Little Change in Comp Costs from Prior Quarter

October 28, 2005 ( - Total compensation costs remained virtually unchanged in the June to September period over the prior quarter, according to the Department of Labor's Bureau of Labor Statistics.

Employment Cost Index data showed a 0.8% increase during the period.

The BLS said that benefit costs between June and September, which rose 1.3%, continued to outpace the gain in wages and salaries of 0.6%.  Increases in benefit costs accounted for over 40% of the increase in compensation costs for civilian workers from June to September 2005. 

Among private industry workers, benefit costs contributed a third of compensation gains during the quarter, relatively the same as the 35% reported for the March to June period. 

Among state and local government workers, benefit costs accounted for nearly one-half of compensation cost gains during the June to September period, the same as in the prior quarter.  Health insurance costs and defined benefit contributions each represented approximately one-fifth of the gain, the BLS data showed.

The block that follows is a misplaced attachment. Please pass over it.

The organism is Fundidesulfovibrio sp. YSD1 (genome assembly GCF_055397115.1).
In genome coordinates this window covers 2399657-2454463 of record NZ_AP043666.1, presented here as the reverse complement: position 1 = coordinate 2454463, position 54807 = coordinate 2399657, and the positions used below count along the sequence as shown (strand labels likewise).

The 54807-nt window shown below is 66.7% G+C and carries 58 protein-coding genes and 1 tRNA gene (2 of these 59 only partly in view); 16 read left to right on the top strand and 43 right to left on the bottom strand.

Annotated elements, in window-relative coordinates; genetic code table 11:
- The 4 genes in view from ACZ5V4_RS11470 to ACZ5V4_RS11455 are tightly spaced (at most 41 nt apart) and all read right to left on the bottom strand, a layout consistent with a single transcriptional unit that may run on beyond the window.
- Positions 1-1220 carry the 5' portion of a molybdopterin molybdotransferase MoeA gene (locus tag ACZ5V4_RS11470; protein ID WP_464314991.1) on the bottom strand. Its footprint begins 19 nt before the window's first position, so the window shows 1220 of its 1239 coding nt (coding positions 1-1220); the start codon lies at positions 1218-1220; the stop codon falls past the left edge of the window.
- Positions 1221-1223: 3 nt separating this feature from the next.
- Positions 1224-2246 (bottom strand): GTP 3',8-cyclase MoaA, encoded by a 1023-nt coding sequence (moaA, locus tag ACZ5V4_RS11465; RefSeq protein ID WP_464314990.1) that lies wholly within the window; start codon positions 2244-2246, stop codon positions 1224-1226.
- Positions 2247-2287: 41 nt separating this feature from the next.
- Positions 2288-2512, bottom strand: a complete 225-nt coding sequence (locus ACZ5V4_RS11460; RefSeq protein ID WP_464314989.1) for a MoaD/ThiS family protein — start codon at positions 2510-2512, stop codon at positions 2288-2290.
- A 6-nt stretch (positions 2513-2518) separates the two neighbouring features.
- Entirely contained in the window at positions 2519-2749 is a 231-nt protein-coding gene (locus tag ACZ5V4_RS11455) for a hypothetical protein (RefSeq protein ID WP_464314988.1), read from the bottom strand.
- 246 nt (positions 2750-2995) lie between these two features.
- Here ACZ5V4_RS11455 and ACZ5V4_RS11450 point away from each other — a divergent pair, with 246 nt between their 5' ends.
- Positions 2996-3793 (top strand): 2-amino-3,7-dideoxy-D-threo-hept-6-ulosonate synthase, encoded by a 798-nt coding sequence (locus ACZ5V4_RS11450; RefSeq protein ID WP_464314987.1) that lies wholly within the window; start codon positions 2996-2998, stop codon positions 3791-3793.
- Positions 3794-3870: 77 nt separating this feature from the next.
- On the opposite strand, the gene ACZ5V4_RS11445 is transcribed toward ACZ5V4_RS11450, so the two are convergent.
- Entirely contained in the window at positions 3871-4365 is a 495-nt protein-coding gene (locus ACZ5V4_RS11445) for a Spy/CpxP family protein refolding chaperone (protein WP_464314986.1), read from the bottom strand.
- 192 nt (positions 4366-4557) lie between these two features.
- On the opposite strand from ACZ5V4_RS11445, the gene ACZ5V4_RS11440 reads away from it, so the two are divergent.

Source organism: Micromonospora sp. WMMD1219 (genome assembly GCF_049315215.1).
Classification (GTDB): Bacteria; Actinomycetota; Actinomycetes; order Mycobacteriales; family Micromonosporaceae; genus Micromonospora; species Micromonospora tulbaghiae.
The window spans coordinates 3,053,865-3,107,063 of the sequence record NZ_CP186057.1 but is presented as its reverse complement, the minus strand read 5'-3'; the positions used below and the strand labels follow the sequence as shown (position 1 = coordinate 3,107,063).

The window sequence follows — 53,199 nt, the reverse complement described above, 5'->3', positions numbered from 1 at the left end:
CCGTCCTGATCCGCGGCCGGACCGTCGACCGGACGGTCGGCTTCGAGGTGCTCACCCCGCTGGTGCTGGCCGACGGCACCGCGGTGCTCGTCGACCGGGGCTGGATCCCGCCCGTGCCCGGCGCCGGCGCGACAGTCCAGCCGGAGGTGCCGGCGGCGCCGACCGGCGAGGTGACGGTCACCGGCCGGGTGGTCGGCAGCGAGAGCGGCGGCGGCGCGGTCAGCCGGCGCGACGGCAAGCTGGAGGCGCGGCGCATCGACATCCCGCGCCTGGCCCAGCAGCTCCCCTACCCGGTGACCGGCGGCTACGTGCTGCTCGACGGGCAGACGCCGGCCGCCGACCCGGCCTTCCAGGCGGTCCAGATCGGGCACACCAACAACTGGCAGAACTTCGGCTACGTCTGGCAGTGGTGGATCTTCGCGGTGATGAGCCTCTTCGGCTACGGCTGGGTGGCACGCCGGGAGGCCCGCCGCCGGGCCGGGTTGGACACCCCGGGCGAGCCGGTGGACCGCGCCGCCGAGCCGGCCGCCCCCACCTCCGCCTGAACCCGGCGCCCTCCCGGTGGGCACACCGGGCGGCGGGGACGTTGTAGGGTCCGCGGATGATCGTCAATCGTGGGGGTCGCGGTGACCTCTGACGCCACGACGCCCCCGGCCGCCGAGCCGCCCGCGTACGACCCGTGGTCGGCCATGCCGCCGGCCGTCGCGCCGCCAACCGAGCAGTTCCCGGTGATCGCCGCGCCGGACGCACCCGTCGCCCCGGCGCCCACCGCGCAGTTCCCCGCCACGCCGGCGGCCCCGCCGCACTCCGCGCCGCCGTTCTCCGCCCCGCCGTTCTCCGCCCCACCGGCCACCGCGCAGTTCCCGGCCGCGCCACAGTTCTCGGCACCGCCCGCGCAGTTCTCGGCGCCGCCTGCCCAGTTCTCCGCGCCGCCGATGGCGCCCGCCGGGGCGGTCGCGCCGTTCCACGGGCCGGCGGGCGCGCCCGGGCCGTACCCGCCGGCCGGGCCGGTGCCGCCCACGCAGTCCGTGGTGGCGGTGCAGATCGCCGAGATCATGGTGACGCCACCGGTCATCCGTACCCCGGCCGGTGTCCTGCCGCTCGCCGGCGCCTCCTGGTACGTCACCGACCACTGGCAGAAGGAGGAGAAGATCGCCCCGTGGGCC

Compensation costs for the private sector rose 0.8% during the quarter, compared to a 0.6% gain in the prior quarter.  For state and local government workers, compensation costs rose 1.1%, a jump from the gain of 0.7% for the quarter ended in June. 

Benefit costs advanced 1.3% for both civillian and private industry workers in the September 2005 quarter, following gains of 0.8% each for the June quarter. Meanwhile, benefit costs for state and local government workers increased 1.7%, compared with a 1.2% gain in the prior quarter.

The Employment Cost Index (ECI), a component of the National Compensation Survey, measures quarterly changes in compensation costs, which include wages, salaries, and employer costs for employee benefits for civilian workers.

The BLS pointed out that, though the survey response rates were lower than usual in the areas affected by Hurricanes Katrina and Rita, data from the nonresponding establishments accounted for less than one percent of the overall sample and had no tangible effects on the estimate.